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Understanding Management Styles and What Works for You

While many managers have studied business theories, the PhD in management pushes students further to study concepts and theories in management styles. These concepts influence the general work environment, and can provide a foundation to develop personalized or organizational management techniques. Those changes in management styles often are based upon changes in leadership or technological advancements as well as the development of the corporate world as an entity; however, most styles have a common goal — profit. A look at some management styles can help you decide what type of manager you might be, or how the organization you represent manages its business.

Popular Management Styles

    Traditional Management

  1. Autocratic or Authoritarian: This style encompasses top-down management, where one person is in charge without question on this authority. Also known as totalitarianism, or dictatorship, this style forges an atmosphere of discipline. It also eliminates creative space and can cause dissatisfaction among employees. Employees are considered a replaceable resource, and the concept of “employee satisfaction” holds little importance to management. Although this management concept is unpopular in current social atmospheres, it can be effective with quick decisions need to be made, especially during a crisis, or when it becomes necessary to control large numbers of low-skilled workers.
  2. Paternalistic: Although this management style also is top-down and involves one individual, that individual cares more about employees than in outcomes and profit. Therefore, this manager also believes in bottom-up communication. While “employee satisfaction” is important, the manager supplies needs without providing rights and responsibilities. Lack of consistency, making promises that cannot be kept, and avoidance of negative situations can be downfalls for this type of management concept.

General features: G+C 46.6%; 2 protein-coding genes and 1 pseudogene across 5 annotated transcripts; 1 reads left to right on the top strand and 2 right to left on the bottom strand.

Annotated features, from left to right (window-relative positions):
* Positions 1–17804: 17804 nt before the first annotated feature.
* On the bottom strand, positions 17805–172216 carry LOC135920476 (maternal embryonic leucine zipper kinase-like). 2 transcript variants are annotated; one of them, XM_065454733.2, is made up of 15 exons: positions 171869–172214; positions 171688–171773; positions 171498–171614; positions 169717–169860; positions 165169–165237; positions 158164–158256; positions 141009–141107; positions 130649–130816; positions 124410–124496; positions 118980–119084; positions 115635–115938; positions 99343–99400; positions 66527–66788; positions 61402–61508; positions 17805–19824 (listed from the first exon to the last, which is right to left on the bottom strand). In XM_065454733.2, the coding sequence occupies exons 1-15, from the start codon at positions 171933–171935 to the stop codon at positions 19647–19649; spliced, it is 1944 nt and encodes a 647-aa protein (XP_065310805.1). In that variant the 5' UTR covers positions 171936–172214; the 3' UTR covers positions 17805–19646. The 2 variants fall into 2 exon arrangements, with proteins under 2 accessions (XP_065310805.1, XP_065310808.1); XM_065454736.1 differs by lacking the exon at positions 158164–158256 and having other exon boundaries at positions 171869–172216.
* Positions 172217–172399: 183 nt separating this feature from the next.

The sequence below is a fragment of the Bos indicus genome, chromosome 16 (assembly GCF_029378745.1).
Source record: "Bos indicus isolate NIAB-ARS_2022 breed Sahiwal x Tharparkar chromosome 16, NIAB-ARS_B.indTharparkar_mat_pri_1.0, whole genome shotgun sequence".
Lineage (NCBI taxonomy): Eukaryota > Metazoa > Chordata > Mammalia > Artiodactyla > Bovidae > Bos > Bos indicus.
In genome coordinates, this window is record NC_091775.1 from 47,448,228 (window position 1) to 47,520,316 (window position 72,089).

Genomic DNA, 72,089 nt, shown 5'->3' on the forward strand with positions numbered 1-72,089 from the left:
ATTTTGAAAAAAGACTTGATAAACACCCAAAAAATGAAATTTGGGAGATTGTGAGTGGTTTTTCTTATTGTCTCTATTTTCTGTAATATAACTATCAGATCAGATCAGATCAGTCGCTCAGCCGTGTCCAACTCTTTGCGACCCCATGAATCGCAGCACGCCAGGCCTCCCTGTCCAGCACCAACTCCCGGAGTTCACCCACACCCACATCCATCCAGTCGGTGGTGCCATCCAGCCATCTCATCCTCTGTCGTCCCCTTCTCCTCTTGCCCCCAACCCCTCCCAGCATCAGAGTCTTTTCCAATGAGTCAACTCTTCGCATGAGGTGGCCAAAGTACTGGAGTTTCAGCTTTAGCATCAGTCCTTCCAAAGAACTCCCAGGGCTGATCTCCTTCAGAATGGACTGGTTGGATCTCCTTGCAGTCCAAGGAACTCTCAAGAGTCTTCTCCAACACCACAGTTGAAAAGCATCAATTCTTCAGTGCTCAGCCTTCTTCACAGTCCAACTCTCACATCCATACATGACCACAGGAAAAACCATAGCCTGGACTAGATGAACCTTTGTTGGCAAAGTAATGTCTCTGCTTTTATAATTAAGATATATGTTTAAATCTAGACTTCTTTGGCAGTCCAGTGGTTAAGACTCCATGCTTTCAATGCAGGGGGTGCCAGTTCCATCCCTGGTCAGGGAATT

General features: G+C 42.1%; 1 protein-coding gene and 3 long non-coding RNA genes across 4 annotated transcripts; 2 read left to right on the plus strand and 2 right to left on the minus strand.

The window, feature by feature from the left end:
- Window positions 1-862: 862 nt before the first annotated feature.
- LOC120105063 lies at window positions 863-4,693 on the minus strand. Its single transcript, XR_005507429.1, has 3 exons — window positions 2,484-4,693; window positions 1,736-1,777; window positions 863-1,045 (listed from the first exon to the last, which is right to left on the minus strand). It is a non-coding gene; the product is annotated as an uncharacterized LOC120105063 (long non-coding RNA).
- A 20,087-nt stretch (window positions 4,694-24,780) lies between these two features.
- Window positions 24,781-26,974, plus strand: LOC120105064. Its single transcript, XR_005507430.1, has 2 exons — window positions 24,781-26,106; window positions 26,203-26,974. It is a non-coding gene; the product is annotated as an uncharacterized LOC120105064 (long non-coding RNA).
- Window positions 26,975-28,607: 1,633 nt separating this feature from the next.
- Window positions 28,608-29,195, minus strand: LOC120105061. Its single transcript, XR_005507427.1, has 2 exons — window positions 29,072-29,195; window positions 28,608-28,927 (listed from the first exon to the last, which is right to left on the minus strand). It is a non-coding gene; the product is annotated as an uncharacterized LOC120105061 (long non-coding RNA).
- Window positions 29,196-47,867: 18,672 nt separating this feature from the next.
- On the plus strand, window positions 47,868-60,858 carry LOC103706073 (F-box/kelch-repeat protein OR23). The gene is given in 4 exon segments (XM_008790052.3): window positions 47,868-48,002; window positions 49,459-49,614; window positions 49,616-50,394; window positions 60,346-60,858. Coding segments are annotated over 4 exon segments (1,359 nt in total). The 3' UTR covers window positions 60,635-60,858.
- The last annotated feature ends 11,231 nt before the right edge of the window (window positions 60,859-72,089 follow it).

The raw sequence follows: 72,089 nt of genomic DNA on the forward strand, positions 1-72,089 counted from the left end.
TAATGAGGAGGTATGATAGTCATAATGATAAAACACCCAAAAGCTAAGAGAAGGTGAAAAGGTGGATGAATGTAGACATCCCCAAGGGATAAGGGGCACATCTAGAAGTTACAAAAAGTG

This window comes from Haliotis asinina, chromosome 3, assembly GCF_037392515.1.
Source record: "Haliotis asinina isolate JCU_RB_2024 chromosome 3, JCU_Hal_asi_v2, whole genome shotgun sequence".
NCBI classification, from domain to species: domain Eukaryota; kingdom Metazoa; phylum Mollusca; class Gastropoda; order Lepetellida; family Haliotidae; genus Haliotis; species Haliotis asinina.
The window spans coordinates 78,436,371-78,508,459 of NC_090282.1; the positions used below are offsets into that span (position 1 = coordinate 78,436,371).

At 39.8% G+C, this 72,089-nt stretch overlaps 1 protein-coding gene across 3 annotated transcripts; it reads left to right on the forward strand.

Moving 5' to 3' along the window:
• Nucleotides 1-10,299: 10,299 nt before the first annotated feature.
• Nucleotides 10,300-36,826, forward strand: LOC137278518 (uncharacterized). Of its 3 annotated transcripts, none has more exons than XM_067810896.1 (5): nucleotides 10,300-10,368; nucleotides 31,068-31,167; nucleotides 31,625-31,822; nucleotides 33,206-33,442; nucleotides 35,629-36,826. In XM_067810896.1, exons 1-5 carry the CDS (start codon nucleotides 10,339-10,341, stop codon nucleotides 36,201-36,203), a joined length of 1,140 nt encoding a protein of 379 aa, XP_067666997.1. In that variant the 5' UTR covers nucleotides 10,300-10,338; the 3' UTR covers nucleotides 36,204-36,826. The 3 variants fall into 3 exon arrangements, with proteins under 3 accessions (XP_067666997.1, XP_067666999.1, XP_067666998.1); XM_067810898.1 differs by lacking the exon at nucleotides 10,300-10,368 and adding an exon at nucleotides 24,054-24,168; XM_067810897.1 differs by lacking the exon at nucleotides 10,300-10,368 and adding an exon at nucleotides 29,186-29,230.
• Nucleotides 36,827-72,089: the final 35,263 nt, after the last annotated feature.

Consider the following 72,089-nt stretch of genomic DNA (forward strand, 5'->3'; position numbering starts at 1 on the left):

3. Democratic: In this management style, the manager allows employees to voice opinions and takes those opinions into consideration. This management style also incorporates an “open door” policy to ensure that management and employees communicate both ways. Usually, management voices options and solicits employee feedback, which can look friendlier and can reduce conflicts. The downside is the decisions made may not be best for company, because staff may not have enough knowledge about business. Also, this type of management style can be time-consuming.
  4. Laissez-faire: The opposite of micromanagement, laissez-faire management often can create chaos. Rather than trying to control every detail, the laissez-faire manager allows employees to make most of the decisions on their own. This management style can create “ownership” feelings among staff and lower management, which can lead to success. It also can free the manager for other details. However, this management style also can create issues of disorganization and discontent among employees who might seek leadership to resolve conflict issues.
  5. Servant Leadership: Developed by Robert K. Greenleaf (1904-1990), this management style focuses on humble managers who are extremely talented at tapping into an organization’s expertise. The highest priority of a servant leader is to encourage, support and enable subordinates to unfold their full potential and abilities. This type of leadership style could lead to high employee identification with an enterprise, leading to the development of a corporate culture. However, there are few leaders who can fulfill the attributes required in this management style.
  6. Management by Walking Around (MBWA): Dave Packard, co-founder of Hewlett-Packard, developed this management style which believes in the manager walking around the office and interacting with the employees. Managers using this style to gather as much information as possible so that a challenging situation doesn’t turn into a larger problem. MBWA benefits managers by providing unfiltered, real-time information about processes and policies that is often left out of formal communication channels. A potential concern of MBWA is that the manager will second-guess employees’ decisions. One downside is that MBWA poses the threat of the manager losing authority as the employees feel that they can run the business.